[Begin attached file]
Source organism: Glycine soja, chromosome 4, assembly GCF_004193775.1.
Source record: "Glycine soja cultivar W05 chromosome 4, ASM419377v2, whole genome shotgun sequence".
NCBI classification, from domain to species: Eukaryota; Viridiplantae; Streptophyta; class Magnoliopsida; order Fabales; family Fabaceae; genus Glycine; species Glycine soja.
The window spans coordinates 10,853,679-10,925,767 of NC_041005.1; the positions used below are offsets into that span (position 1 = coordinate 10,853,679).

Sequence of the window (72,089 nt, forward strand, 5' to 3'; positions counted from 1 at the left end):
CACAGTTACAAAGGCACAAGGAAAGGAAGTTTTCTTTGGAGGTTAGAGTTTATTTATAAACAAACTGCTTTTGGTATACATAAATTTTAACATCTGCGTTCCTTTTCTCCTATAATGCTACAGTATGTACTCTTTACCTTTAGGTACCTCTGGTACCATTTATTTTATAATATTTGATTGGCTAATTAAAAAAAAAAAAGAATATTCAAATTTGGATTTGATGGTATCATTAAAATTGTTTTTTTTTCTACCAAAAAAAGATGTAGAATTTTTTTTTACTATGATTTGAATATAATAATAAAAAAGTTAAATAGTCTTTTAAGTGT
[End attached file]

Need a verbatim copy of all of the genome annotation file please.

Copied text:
Source organism: Glycine soja, chromosome 4, assembly GCF_004193775.1.
Source record: "Glycine soja cultivar W05 chromosome 4, ASM419377v2, whole genome shotgun sequence".
NCBI classification, from domain to species: Eukaryota; Viridiplantae; Streptophyta; class Magnoliopsida; order Fabales; family Fabaceae; genus Glycine; species Glycine soja.
The window spans coordinates 10,853,679-10,925,767 of NC_041005.1; the positions used below are offsets into that span (position 1 = coordinate 10,853,679).

Sequence of the window (72,089 nt, forward strand, 5' to 3'; positions counted from 1 at the left end):
CACAGTTACAAAGGCACAAGGAAAGGAAGTTTTCTTTGGAGGTTAGAGTTTATTTATAAACAAACTGCTTTTGGTATACATAAATTTTAACATCTGCGTTCCTTTTCTCCTATAATGCTACAGTATGTACTCTTTACCTTTAGGTACCTCTGGTACCATTTATTTTATAATATTTGATTGGCTAATTAAAAAAAAAAAAGAATATTCAAATTTGGATTTGATGGTATCATTAAAATTGTTTTTTTTTCTACCAAAAAAAGATGTAGAATTTTTTTTTACTATGATTTGAATATAATAATAAAAAAGTTAAATAGTCTTTTAAGTGT